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Sign of average rate of change of polynomials

Finding the intervals where the polynomial h(x)=⅛x³-x² has a positive average rate of change.

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  • leafers sapling style avatar for user benddyy
    I'm confused what it means when it Sal says that it should be h(xf) > h(xi) when all the answers are in a a ≤ x ≤ b format.

    Also I'm not sure if Sal went over this in the video, but does having a negative number in a in a ≤ x ≤ b spot and a 0 or higher in the b spot mean it will be positive?
    (21 votes)
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    • starky ultimate style avatar for user Ballisticyoda
      The h(xf) > h(xi) is referring to a ≤ x ≤ b, where h(xf) is b and h(xi) is a.

      Basically it is saying that in this situation for an answer to be correct, the output of h(b) has to be bigger than h(a) to warrant a positive change. If you were looking for a negative change it would be the other way around.

      To answer your second question that might not always be the case.

      Say you have f(x) = -1x^2

      If the interval is -1 ≤ x ≤ 1 then:

      f(-1) = -1 and f(1) = -1, making it not positive
      (18 votes)
  • duskpin ultimate style avatar for user Bartnett
    I don't understand any of this. I've watched the video numerous times and it still doesn't make sense. Can someone please help me?
    (14 votes)
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  • piceratops seed style avatar for user Christopher  Bagwell
    I'm not understanding the sign of interval change problem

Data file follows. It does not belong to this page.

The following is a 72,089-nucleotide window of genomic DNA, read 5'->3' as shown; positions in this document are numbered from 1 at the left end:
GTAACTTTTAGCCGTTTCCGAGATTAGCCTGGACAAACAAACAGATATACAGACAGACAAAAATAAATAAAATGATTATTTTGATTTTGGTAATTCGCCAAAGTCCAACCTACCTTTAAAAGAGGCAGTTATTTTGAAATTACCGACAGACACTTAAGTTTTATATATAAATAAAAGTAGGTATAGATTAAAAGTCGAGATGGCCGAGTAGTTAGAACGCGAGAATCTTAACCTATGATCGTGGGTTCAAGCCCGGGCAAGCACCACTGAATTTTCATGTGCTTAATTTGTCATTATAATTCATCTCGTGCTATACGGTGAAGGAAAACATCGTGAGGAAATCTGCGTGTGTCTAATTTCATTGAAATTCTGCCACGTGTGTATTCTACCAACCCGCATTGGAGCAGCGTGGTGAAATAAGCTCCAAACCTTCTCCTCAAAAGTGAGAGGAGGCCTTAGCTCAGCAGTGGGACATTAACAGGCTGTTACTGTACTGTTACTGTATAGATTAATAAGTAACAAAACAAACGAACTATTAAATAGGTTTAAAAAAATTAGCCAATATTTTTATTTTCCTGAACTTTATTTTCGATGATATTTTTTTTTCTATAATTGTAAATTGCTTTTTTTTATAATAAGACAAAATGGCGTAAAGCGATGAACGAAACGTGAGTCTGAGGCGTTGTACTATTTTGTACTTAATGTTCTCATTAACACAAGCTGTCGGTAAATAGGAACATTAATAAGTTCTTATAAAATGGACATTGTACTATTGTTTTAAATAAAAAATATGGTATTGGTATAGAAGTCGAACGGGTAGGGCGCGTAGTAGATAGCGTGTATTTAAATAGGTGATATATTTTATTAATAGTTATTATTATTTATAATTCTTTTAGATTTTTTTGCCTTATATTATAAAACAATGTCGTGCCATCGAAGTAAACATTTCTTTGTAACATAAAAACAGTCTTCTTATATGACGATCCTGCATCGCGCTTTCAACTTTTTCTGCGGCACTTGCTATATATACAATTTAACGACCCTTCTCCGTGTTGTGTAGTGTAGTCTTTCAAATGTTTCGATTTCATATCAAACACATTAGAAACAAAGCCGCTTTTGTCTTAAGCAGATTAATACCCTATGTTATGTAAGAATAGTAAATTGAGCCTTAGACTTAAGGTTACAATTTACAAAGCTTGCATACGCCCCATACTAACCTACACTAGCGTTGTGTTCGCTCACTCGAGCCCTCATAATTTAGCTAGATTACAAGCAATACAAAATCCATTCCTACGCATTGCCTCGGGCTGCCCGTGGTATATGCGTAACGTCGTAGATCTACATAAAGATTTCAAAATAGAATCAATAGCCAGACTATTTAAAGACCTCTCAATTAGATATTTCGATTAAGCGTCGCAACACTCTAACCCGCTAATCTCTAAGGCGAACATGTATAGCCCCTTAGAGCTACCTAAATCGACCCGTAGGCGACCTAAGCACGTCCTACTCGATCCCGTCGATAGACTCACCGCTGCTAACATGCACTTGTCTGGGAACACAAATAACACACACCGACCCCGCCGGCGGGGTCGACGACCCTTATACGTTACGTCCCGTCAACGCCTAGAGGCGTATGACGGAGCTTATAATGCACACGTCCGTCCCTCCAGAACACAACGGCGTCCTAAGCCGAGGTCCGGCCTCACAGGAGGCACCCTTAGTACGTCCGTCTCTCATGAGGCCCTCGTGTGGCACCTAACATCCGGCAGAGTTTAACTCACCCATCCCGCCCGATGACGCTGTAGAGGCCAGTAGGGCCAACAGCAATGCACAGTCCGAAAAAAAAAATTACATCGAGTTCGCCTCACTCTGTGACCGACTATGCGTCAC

problem A.) for example

    h(x)=1/8 x^3-x^2
    how did h(0)=0, h(2)=-3
    (6 votes)
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    • sneak peak blue style avatar for user Stephen Earley
      h(x) takes the place of y on an x-y plane, so when we're taking h(0), we're looking at the line the function makes and seeing what the number on the vertical axis is when the number on the horizontal axis is 0. In the equation, we're seeing what y (which is h(x)) is when x is 0. So we replace all the x's in the equation with 0, and then solve it. 0 · 1/8 is 0, and 0 to any exponent is also 0. So it ends up as 0 · 0, which is 0.
      (1 vote)
  • eggleston blue style avatar for user Penny
    Just wondering... is there a faster way to do this than to go over all of the multiple choice options?
    (5 votes)
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  • aqualine tree style avatar for user Daysha Lunt
    When he is explaining problem C, 6^3 is 180. Where did he get the add 36 to get 216? Maybe I just missed it, but I am confused
    (3 votes)
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  • starky seedling style avatar for user Ashton Irby
    i have a mid-term coming up and i have average rate of change on it and im definitely gonna fail because i dont get this at all. does anyone know a different video i can watch to understand better?
    (4 votes)
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  • orange juice squid orange style avatar for user Chloe
    How do you know which x value is the x final, and which x value is the x initial?